Aggressive blood pressure control in patients with diabetes does not reduce mortality and could be harmful in some cases, warn UK researchers.
Data from more than 120,000 patients with newly diagnosed type 2 diabetes over 15 years found that controlling blood pressure to less than 130/80 mmHg was not associated with better survival rates, compared with those on less intensive treatment.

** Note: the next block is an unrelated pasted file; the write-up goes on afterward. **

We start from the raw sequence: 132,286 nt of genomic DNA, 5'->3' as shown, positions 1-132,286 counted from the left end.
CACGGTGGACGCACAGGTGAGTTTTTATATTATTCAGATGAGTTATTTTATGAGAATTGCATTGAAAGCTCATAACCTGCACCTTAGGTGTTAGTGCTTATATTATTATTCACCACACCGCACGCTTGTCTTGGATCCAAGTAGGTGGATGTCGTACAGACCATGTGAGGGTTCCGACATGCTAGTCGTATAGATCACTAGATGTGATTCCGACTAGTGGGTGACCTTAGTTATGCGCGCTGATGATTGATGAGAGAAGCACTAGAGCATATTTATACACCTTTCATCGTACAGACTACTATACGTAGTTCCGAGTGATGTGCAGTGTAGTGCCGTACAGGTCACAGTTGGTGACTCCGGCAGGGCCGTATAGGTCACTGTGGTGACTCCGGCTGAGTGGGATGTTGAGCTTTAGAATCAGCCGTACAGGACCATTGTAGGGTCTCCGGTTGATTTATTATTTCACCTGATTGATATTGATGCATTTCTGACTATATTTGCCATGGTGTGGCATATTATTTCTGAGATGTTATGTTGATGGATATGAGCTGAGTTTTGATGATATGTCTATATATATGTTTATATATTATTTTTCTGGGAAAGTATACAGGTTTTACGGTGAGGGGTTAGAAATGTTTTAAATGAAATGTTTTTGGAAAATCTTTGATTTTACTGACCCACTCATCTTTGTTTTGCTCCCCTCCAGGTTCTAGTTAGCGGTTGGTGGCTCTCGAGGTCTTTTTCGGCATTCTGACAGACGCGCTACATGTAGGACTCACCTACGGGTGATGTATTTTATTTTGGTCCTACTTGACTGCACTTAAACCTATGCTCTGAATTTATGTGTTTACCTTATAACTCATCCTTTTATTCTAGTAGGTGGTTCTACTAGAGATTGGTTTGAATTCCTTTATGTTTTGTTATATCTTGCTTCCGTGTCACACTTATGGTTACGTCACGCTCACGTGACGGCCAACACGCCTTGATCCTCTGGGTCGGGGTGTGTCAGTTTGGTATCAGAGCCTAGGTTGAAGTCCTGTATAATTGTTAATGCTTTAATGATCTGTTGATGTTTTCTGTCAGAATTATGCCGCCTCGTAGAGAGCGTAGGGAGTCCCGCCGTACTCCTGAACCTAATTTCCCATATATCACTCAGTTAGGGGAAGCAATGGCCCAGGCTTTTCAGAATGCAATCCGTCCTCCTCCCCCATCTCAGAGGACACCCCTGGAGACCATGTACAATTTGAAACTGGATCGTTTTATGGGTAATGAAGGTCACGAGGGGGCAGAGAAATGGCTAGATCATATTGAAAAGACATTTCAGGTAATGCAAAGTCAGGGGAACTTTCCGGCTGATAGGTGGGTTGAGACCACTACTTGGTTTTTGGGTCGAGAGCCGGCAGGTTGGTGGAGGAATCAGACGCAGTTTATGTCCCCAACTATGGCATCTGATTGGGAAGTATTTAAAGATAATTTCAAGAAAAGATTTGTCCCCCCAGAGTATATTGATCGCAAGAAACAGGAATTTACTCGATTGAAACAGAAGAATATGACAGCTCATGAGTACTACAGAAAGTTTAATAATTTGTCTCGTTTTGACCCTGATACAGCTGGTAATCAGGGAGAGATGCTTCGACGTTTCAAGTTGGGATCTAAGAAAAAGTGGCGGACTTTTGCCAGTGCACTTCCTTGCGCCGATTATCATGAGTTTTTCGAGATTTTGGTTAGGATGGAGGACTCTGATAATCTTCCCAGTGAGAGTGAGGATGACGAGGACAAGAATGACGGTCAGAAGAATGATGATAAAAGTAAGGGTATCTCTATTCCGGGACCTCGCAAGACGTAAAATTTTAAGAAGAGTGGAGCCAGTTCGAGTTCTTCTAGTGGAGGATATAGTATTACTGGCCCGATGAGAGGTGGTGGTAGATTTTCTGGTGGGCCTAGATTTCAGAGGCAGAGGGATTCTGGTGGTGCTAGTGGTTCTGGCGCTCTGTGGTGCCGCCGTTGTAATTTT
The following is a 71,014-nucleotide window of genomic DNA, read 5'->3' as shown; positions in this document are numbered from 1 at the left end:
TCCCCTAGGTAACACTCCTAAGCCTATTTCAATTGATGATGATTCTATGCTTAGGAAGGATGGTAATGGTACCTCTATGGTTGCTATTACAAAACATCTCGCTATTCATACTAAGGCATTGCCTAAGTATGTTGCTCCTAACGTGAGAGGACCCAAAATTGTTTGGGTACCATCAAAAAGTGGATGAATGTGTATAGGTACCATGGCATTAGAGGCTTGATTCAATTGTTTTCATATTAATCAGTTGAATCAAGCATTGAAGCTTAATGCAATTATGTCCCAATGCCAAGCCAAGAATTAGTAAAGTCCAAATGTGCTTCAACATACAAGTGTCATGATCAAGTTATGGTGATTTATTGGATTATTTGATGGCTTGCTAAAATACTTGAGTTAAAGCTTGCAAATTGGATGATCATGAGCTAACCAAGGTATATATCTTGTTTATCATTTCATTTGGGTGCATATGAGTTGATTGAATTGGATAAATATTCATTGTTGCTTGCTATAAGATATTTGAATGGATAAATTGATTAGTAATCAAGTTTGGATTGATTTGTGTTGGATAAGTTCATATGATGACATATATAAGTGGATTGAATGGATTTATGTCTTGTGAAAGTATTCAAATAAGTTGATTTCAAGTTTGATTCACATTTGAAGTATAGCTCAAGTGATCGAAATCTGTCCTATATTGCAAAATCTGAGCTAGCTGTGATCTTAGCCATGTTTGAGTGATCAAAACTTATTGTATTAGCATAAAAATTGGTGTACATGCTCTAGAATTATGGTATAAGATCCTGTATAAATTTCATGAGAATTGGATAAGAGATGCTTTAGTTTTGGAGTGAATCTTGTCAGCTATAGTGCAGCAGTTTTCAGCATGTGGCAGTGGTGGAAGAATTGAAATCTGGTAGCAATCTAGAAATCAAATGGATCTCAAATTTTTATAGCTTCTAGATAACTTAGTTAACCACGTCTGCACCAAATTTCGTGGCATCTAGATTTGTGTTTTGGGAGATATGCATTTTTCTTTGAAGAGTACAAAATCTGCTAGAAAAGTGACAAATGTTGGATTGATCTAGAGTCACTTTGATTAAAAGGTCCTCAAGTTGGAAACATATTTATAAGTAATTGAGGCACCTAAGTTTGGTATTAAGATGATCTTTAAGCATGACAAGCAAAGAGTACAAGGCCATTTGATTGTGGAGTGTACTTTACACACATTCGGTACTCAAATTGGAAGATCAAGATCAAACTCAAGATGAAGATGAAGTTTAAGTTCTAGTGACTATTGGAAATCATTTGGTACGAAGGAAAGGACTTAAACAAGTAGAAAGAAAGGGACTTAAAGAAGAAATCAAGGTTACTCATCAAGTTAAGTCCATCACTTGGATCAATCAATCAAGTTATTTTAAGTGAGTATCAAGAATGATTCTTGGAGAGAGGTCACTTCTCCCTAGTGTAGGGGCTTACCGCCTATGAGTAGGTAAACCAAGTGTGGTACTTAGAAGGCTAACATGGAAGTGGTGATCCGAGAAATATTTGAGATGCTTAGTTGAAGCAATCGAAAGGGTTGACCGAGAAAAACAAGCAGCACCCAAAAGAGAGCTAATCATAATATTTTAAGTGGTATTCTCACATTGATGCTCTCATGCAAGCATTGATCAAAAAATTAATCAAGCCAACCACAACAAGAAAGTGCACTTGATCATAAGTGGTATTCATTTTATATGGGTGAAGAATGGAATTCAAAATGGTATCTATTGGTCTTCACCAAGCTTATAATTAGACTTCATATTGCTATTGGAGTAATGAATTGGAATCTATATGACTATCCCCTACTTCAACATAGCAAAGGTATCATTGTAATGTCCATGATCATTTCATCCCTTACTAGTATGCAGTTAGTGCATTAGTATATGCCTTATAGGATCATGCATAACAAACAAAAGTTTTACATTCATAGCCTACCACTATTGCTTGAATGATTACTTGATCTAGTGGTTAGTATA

Researchers from Imperial College London and the University of Leicester, also found an almost three-fold increased risk of death from any cause in patients with systolic blood pressure of 110 mmHg, compared with those with a blood pressure of between 130-139/80-85 mmHg.
The study published in the BMJ, used data from patient records from 422 practices.
The researchers concluded: ‘It might be advisable to maintain blood pressure between 130-139/80-85 mm Hg, supported by other therapeutic and lifestyle interventions to improve cardiovascular outcomes in patients with diabetes.’